Lord Laird: Orange Order gives thanks for life of ‘proud Ulsterman’

The Orange Order held a service of thanksgiving in Belfast on Saturday afternoon to remember long-time Orangeman and former parliamentarian Lord Laird of Artigarvan, who passed away earlier this year.

Members of the Orange Institution, including grand master Edward Stevenson, joined with family members and friends at St Mary Magdalene Church to celebrate the peer’s life.

Rev Mervyn Gibson, Orange Order grand secretary; Ellie Mae Donnelly; Alison Laird Donnelly; Lady Laird; David Laird and Rev Iain Jameson, assistant grand chaplain, at the thanksgiving service

Rev Mervyn Gibson, Orange Order grand secretary; Ellie Mae Donnelly; Alison Laird Donnelly; Lady Laird; David Laird and Rev Iain Jameson, assistant grand chaplain, at the thanksgiving service

During the service, a portrait of the former politician and PR man was unveiled by his wife, Lady Carol Laird. The artwork was specially commissioned by Royal York LOL 145, of which Lord Laird was a member for over 50 years.

The 74-year-old, who died in July following illness, was an active and well-known member of the Orange Order in Belfast throughout his life.

He was also a founder and active member of Boyne Obelisk Lodge LOL 1690, and the Houses of Parliament Lodge at Westminster.

Paying tribute at the thanksgiving service, grand secretary of the Grand Orange Lodge of Ireland, Rev Mervyn Gibson, described Lord Laird as “someone special” and a “true friend” to all.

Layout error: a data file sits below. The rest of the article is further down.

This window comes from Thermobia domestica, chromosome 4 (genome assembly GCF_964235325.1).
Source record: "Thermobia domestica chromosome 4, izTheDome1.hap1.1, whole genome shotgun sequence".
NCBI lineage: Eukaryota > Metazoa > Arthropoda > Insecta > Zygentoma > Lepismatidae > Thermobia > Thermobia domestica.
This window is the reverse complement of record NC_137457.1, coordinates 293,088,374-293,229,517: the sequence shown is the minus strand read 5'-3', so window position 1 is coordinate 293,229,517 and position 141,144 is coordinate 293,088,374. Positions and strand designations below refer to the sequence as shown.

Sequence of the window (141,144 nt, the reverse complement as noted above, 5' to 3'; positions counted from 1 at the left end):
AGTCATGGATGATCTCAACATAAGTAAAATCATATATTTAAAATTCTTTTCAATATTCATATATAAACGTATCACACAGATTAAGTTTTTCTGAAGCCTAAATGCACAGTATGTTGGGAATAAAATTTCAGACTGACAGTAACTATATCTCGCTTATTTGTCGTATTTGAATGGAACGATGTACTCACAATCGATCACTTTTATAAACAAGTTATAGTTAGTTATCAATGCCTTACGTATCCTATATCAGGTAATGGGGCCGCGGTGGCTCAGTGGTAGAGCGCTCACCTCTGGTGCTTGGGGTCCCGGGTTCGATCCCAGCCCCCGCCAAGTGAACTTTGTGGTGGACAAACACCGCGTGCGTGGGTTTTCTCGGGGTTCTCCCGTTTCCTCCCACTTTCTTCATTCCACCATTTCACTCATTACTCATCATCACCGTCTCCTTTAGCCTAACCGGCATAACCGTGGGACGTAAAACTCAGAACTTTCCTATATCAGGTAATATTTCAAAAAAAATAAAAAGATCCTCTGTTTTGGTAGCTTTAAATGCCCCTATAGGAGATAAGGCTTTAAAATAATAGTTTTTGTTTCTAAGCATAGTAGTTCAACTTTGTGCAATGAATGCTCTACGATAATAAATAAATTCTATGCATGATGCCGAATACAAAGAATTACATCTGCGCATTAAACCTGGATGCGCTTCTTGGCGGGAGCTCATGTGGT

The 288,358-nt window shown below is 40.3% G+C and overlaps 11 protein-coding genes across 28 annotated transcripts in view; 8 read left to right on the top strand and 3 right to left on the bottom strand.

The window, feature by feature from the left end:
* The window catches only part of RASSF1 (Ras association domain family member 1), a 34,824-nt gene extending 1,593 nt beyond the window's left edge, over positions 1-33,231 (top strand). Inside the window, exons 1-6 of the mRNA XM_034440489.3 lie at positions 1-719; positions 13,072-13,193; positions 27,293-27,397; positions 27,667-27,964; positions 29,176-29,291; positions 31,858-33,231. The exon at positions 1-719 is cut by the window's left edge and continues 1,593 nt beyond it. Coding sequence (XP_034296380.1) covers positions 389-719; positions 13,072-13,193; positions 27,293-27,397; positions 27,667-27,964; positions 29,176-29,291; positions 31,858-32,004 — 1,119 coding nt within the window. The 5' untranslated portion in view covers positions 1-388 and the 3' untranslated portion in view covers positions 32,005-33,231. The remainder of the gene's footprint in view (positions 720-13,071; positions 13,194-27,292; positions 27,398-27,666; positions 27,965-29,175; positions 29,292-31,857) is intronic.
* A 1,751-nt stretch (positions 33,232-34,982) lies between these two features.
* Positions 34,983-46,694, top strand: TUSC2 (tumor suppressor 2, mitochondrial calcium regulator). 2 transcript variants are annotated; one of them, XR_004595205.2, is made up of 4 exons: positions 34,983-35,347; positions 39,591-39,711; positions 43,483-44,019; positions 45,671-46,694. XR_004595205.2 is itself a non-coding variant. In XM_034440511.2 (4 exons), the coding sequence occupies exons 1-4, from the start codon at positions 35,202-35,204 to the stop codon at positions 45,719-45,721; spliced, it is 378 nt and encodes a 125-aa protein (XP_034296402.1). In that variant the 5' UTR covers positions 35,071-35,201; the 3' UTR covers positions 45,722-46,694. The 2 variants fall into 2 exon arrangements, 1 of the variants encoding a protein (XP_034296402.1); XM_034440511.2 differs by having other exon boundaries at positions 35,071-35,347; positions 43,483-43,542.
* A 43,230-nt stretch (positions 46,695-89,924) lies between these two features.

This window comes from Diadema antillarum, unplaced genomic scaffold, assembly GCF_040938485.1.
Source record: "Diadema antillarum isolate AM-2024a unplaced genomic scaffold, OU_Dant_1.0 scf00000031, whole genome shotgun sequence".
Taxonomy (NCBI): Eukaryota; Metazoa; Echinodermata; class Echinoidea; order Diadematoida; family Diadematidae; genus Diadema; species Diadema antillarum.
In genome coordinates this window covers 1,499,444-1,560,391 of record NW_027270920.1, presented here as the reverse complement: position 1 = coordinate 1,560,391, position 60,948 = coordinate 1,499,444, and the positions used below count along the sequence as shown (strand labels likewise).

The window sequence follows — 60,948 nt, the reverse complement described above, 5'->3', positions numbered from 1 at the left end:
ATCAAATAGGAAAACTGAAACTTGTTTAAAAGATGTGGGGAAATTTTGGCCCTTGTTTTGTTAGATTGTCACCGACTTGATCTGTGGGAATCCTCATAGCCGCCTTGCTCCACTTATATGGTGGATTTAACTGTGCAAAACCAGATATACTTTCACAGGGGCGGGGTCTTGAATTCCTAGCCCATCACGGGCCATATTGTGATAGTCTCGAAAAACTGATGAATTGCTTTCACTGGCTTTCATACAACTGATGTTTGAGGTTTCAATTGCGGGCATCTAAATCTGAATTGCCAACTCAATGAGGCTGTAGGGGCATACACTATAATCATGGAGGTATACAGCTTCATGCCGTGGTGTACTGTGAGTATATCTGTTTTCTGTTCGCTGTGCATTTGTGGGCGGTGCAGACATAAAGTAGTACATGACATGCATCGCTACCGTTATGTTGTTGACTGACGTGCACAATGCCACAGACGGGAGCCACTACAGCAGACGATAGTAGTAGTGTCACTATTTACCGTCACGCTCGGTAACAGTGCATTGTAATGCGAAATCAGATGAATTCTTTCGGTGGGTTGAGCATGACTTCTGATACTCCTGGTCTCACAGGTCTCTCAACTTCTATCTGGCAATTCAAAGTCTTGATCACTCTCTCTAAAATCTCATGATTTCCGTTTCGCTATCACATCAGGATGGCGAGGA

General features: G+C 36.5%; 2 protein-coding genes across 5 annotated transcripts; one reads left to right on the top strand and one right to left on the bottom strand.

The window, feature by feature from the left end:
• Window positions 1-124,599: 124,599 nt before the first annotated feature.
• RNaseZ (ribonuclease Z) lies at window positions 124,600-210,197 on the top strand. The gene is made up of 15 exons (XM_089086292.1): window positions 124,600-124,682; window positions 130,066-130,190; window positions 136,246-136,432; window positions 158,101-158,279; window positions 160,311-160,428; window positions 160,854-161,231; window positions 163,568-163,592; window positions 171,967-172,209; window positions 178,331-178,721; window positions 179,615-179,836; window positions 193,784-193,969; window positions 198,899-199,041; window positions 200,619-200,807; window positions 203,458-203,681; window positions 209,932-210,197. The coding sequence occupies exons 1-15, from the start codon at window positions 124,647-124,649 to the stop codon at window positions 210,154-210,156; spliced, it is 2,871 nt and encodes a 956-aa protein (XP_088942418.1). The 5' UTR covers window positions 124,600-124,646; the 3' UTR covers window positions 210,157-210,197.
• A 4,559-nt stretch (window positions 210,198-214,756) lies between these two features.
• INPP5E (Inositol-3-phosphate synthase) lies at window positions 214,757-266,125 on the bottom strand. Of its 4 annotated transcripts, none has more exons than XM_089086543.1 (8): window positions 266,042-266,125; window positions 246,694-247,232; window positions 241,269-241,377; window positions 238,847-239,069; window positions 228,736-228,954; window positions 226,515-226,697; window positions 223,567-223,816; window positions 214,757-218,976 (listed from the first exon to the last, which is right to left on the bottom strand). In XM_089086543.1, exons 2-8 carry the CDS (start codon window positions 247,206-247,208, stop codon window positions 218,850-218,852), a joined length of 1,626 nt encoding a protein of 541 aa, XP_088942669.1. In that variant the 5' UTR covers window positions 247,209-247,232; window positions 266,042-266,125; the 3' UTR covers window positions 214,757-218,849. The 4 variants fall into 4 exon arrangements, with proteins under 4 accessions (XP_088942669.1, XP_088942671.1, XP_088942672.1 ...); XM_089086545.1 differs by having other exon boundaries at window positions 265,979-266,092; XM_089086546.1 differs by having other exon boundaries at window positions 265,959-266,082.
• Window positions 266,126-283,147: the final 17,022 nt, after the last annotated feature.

Viewing the portrait of the late Lord Laird are (from left) Lady Laird, William Smart, worshipful master LOL 1690; and Graham Barton, treasurer LOL 145. Pics by Graham Baalham-Curry

Viewing the portrait of the late Lord Laird are (from left) Lady Laird, William Smart, worshipful master LOL 1690; and Graham Barton, treasurer LOL 145. Pics by Graham Baalham-Curry

“Many descriptions were used to describe John Laird at the time of his passing by those who knew him. A gentleman; a committed Unionist; a wind-up merchant; an inspiration; an Orangeman to the core; a proud Ulsterman; visionary; and lateral thinker. But foremost of all these descriptions was a great dad and a loving husband,” he said.

“We meet as Orange brethren and friends to honour him and give thanks to God for the privilege of knowing John. It is at home that John’s loss will always be most acutely felt, and our prayers, thoughts and sympathy remain with Carol, Alison and David.”

Rev Gibson, a personal friend of Mr Laird, recalled the peer’s political career and public service, as well as highlighting his pioneering work in public relations and as an advocate for the local Ulster-Scots sector.

“We all will recall how John was extremely generous; generous with his time, generous in sharing his experience and expertise. Generous to a fault. It was our privilege to have known him,” Rev Gibson added.

The service was conducted by Rev Iain Jameson, assistant grand chaplain, and incorporated music and performances, highlighting Lord Laird’s association with the Ulster-Scots movement.

Tributes were also paid by Mervyn Bishop, the Orange Order’s imperial grand secretary, and Ulster-Scots enthusiast Maynard Hanna.